ON Semiconductor (Nasdaq: ON) is driving energy efficient innovations, empowering customers to reduce global energy use. The company is a leading supplier of semiconductor-based solutions, offering a comprehensive portfolio of energy efficient power management, analog, sensors, logic, timing, connectivity, discrete, SoC and custom devices. The company’s products help engineers solve their unique design challenges in automotive, communications, computing, consumer, industrial, medical, aerospace and defense applications. ON Semiconductor operates a responsive, reliable, world-class supply chain and quality program, a robust compliance and ethics program, and a network of manufacturing facilities, sales offices and design centers in key markets throughout North America, Europe and the Asia Pacific regions. For more information, visit https://www.onsemi.com.

Adaptive MIMO in the Era of 6GHz Wi-Fi

In 2018 the Federal Communications Commission (FCC) of the United States issued a Notice of Proposed Rulemaking (NPRM) that opens up a maximum of 1.2GHz of spectrum between 5.925GHz to 7.125GHz for unlicensed use. The newly released spectrum has the potential to offer over twice the spectrum currently allowed in 2.4GHz and 5GHz. The additional channels allow for not only high speeds such as 10Gbps, but also support more users in dense environments such as Multi-Dwelling Units (MDUs). It is obvious that 6GHz has the potential to usher in a new era for Wi-Fi computing. The FCC’s publication of the NPRM puts it on course for eventual legalization, by most accounts, towards the end of 2020. Other countries, such as those in the European Union and in Asia, will follow suit with their own adoption of 6GHz, most likely in 2022.

While there is little doubt that the introduction of 6GHz is a great development, the mechanics of its adoption into everyday devices that we all have and love are a bit more complex. We can look at the adoption of Wi-Fi 5 (802.11ac) technology as a good model of what will most likely happen. The official 802.11ac specification was published by IEEE in December 2013. By the end of 2016, all smartphones fully adopted 802.11ac. In 2016, there were over 1.4 billion new mobile phones shipped with the majority (over 1 billion) being 802.11ac (Figure 1). If we apply this model for Wi-Fi 6 (802.11ax) 6GHz client devices, it will also likely be approximately 3 years from when IEEE publishes the 802.11ax specifications (June 2020) to when there will be over 1 billion new Wi-Fi 6 client devices, which will be middle of 2023. However, with the addition of 6GHz regulatory approval by the end of 2020, this timeline will most likely be slightly extended to the end of 2023, three years after the FCC fully legalizes 6GHz operation by end of 2020 (Figure 2).

Figure 1. Wi-Fi 5 (802.11ac) Adoption by Client Devices

Figure 2. Overall Timeline for Wi-Fi 6 and 6GHz Adoption

With the introduction of 6GHz, it may be deceptively simple to assume that next-generation Wi-Fi 6 infrastructure devices such as home gateways and access points launching in 2020 will all be designed with a fixed architecture, one that dedicates a fixed 4×4 radio to each of the 3 bands: 2.4GHz, 5GHz and 6GHz (Figure 3). As previously stated, since there will be a small quantity of 6GHz Wi-Fi 6 clients until the end of 2023, a gateway solution that devotes any dedicated 6GHz circuitry will be mostly unused for a significant portion of the time. That means the cost and space associated with these new 6GHz components will essentially be wasted inside the gateway. However, service providers must produce and deploy forward-looking gateways as their replacement cycles tend to be longer than that of client devices. These two competing dynamics present an interesting challenge for service providers who are considering the inclusion of Wi-Fi 6 with 6GHz support in their roadmaps.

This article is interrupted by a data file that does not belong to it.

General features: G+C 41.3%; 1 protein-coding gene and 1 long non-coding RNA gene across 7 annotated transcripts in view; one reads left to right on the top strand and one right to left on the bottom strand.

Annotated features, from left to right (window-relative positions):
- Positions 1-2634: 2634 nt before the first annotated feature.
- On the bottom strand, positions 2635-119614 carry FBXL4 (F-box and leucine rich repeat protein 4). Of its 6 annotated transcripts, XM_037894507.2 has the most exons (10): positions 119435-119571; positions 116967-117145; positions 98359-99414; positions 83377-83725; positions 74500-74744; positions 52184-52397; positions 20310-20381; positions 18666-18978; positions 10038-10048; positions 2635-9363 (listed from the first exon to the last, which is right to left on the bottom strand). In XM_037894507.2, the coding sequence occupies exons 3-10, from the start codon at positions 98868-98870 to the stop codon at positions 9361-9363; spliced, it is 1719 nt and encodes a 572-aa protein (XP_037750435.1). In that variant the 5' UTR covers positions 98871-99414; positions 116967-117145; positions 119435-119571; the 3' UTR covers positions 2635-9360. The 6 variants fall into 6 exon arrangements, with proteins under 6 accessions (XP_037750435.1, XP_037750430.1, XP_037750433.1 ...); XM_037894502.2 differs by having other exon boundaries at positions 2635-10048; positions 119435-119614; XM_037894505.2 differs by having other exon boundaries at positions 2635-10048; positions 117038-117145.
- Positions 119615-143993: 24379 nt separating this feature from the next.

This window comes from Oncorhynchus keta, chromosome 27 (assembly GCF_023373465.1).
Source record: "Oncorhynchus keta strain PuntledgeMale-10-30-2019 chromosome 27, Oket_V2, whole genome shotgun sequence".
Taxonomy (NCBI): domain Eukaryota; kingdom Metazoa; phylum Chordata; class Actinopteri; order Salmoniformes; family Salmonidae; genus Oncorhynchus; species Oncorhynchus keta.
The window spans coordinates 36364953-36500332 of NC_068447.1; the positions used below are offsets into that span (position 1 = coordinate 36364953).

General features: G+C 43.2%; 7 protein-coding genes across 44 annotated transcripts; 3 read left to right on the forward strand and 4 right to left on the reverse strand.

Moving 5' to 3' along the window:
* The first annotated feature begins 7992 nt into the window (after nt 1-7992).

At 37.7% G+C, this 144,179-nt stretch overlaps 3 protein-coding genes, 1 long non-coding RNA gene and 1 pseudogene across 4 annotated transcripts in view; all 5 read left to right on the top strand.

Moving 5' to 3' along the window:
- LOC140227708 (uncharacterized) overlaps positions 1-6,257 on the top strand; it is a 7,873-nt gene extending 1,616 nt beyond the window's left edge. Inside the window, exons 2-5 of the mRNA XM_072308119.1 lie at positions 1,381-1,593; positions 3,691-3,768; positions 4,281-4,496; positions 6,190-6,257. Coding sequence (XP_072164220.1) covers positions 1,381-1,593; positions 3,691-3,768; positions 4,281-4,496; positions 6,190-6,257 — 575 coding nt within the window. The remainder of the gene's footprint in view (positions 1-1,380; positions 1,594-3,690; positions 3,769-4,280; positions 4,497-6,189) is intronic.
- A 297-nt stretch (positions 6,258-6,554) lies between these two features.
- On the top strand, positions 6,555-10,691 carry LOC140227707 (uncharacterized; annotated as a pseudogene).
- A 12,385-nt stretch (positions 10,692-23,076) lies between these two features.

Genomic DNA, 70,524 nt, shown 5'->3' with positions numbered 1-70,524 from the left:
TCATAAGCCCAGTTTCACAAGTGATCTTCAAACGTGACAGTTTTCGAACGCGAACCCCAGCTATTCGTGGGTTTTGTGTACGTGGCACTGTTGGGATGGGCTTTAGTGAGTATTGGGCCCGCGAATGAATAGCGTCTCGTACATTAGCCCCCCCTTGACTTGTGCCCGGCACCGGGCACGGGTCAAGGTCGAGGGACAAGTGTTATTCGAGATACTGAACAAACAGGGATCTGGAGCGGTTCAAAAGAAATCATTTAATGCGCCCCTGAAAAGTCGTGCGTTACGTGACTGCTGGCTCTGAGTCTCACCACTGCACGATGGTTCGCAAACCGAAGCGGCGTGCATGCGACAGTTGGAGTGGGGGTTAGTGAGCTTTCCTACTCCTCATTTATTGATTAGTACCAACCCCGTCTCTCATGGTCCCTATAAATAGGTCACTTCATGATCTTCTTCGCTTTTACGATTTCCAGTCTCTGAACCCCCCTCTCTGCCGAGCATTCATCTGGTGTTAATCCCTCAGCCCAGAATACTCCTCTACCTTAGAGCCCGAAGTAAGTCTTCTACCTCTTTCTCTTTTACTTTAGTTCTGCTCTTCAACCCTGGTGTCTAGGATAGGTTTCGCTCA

Figure 3. Fixed, Triple Frequency 4×4 Design

A potential solution can be found in a technology called Adaptive MIMO (multiple input, multiple output). Adaptive MIMO was first introduced by Quantenna, now a part of ON Semiconductor, in June 2018 as a way for infrastructure devices to be dynamic and change their 5GHz MIMO configuration between one 8×8 radio and two 4×4 radios depending on the end user’s home environment, such as number of client devices, amount of interference from neighbors and other factors. However, this technology can be an even more powerful solution as it can address the complex issue of 6GHz market adoption for Wi-Fi 6 gateways. Adaptive 6GHz MIMO means that one hardware design can adapt itself between one 8×8 5GHz plus one 4×4 2.4GHz radios (Configuration 1) and three 4×4 radios, each operating at 6GHz, 5GHz and 2.4GHz (Configuration 2). When this design is first deployed, the device infrastructure will reflect Configuration 1. By the end of 2023 with the market adoption of Wi-Fi 6 6GHz, the infrastructure device will operate in Configuration 2. This configuration can be controlled using intelligent analytics which determines the prevalence of 6GHz Wi-Fi 6 clients in a network. It is important to note that Adaptive MIMO design incorporates a new, unique, loss-less 5-7GHz FEM (Front End Module).

Figure 4. Adaptive 8×8 Design

The introduction of 6GHz is expected to bring about new performance and usability for Wi-Fi 6 devices. While it offers remarkable improvements in upcoming Wi-Fi 6 networks, it also has the ability to dramatically transform the wireless landscape. The next Wi-Fi standard, IEEE 802.11be, is set to establish 320MHz channel operation in the 6GHz band using up to 16×16 MIMO configuration on infrastructure devices. The combination of these developments can increase speed to over 40Gbps, offer previously unseen range performance, and lead to a new age of advance Wi-Fi applications. However, to get there, infrastructure devices must adopt intelligent and cost-efficient architectures, such as Adaptive MIMO.